Heavenly idlis cannot sustain a love jihadi
It's really tough being a love jihadi. If you're considering it as a career option, I would strongly advise you against it, writes Manas Chakravarty.columns Updated: Aug 31, 2014 00:00 IST
It's really tough being a love jihadi. If you're considering it as a career option, I would strongly advise you against it.
Right from the days when I was a young man, I knew my community and religion were in terrible danger from evil forces. I had to become a jihadi to protect them. And since I blushingly confess I have always been rather handsome, the obvious choice was to become a love jihadi.
I did very well at the School for Seduction, to which I was sent. I studied how to impress girls and woo them. I read tonnes of romantic poetry and Urdu couplets. I memorised all the best pick-up lines from the internet — lines like 'Life without you would be like a broken pencil ... pointless' and 'Did you fart, because you blew me away'.
In fact I did so well that my instructor fell madly in love with me. On graduation day, he held my hand and whispered his guilty secret. I was sorely troubled. 'Is gay love ok in love jihad? And if it is, surely I should love boys of other religions?' I asked. He agreed sadly, the tears running down his cheek, but said 'My love for you is like diarrhoea, I just can't hold it back.'
Anyway, I went out into the big bad world, determined to put my skills into action. I pursued girls relentlessly, whispering sweet nothings to them. It was a highly dangerous business. I got slapped, kicked and bashed up several times. You can never be sure how these weird girls of other communities react.
I also once wooed a girl of my community by mistake. I had to let her go, of course, although we were both heartbroken. 'How can I marry you, we belong to the same religion?' I told her sorrowfully.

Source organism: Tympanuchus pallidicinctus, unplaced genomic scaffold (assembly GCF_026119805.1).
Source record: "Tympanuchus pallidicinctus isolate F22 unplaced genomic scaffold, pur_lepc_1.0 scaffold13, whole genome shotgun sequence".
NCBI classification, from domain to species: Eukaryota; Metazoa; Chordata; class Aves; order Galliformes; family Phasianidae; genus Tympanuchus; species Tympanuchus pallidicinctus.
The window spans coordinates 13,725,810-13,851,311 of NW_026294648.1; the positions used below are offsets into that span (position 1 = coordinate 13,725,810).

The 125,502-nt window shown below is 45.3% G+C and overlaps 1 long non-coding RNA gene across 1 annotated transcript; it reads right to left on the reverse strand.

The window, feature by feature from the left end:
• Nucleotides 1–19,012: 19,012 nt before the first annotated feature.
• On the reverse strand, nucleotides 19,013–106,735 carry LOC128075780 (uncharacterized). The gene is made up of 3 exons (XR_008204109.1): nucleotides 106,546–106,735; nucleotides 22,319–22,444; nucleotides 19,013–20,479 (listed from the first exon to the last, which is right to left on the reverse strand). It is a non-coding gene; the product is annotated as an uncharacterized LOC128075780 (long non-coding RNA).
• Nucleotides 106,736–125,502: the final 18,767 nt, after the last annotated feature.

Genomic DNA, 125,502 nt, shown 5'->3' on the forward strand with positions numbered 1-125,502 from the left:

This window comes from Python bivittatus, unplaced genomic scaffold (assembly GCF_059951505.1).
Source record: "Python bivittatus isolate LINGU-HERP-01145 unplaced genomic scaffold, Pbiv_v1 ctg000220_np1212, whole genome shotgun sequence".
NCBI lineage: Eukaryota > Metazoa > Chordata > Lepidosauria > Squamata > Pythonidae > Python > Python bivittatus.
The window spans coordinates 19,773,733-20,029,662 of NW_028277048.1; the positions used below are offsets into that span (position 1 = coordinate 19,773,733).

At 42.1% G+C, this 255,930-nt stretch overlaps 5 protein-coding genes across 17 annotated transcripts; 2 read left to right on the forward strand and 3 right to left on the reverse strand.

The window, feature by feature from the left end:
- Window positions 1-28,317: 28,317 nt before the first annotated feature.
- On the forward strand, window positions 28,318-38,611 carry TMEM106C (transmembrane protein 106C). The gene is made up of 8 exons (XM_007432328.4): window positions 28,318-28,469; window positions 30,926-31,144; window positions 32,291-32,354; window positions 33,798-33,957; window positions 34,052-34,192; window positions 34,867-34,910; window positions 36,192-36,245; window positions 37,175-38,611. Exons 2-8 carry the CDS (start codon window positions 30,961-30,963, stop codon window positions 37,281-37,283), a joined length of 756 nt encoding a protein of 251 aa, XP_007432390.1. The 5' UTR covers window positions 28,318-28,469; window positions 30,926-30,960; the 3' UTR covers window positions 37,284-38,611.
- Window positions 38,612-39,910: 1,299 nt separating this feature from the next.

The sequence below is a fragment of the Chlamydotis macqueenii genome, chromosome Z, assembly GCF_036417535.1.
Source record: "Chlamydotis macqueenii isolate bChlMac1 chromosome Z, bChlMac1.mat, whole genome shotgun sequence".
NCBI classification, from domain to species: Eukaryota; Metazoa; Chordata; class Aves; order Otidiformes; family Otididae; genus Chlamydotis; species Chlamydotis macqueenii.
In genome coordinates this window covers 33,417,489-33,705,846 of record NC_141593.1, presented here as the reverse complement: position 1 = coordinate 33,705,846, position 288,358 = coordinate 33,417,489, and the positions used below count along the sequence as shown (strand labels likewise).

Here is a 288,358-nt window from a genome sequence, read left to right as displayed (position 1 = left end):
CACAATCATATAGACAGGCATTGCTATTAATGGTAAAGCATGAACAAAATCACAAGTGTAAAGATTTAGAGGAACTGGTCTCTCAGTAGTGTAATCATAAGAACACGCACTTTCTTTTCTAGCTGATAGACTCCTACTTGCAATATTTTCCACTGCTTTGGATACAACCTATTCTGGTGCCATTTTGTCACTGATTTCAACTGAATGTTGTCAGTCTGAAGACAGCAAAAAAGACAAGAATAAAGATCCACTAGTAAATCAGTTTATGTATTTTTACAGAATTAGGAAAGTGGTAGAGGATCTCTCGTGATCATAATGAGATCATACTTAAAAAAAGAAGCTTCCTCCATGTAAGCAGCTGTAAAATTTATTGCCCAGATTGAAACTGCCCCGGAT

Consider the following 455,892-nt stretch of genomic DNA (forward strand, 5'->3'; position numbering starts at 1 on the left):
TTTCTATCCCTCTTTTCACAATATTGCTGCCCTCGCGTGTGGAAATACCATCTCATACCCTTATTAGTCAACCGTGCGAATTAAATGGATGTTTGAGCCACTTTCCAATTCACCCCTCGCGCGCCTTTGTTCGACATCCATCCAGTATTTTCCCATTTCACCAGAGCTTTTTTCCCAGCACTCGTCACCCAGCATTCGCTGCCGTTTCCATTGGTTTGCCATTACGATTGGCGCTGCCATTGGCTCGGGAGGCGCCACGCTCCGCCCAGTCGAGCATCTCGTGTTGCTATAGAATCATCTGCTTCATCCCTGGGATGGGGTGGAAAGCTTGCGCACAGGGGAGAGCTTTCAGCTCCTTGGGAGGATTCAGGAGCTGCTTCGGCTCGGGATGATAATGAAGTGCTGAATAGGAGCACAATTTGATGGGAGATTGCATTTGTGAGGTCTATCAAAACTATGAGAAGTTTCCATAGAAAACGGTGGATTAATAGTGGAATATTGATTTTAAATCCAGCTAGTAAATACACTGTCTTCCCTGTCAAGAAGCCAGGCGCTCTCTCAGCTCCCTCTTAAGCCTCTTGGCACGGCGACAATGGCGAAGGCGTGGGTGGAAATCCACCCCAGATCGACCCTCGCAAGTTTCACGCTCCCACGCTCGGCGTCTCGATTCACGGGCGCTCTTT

I was miserable after that, which is how I finally managed to get a girl. I couldn't remember any of the romantic stuff and all the smart one-liners eluded me. Strangely enough, she didn't seem to mind and we got married.
But my initial euphoria vanished rapidly. Whenever I talked about converting her to my religion, she told me to stop spouting rubbish. Instead, she made me read aloud from Richard Dawkins' 'The God Delusion' every night. And anyway, who has the time to bother about religion? I work long hours in the office to make ends meet. Whenever I'm free, I am handed an endless list of chores, from buying groceries to fixing leaking taps. Talking of money, you should see the credit card bills she racks up. My in-laws now stay with me. And then there's the ceaseless nagging: 'Why do I dress so sloppily, why can't I get a promotion, why don't I carry an umbrella, have I taken my vitamins'? Worrying about paying instalments on the new flat, carrying the bags while my wife shops, making breakfast for my in-laws — is this any way for a proud jihadi to live?
So far, I have endured everything in silence, because they say suffering cleanses the soul and, let's be honest, because my wife makes heavenly idlis. But I can't take any more of this. I mean, have you ever heard of a jihadi forced to carry an umbrella? I have written to my leader, asking to be transferred to a suicide-bombing unit.
Manas Chakravarty is Consulting Editor, Mint
The views expressed by the author are personal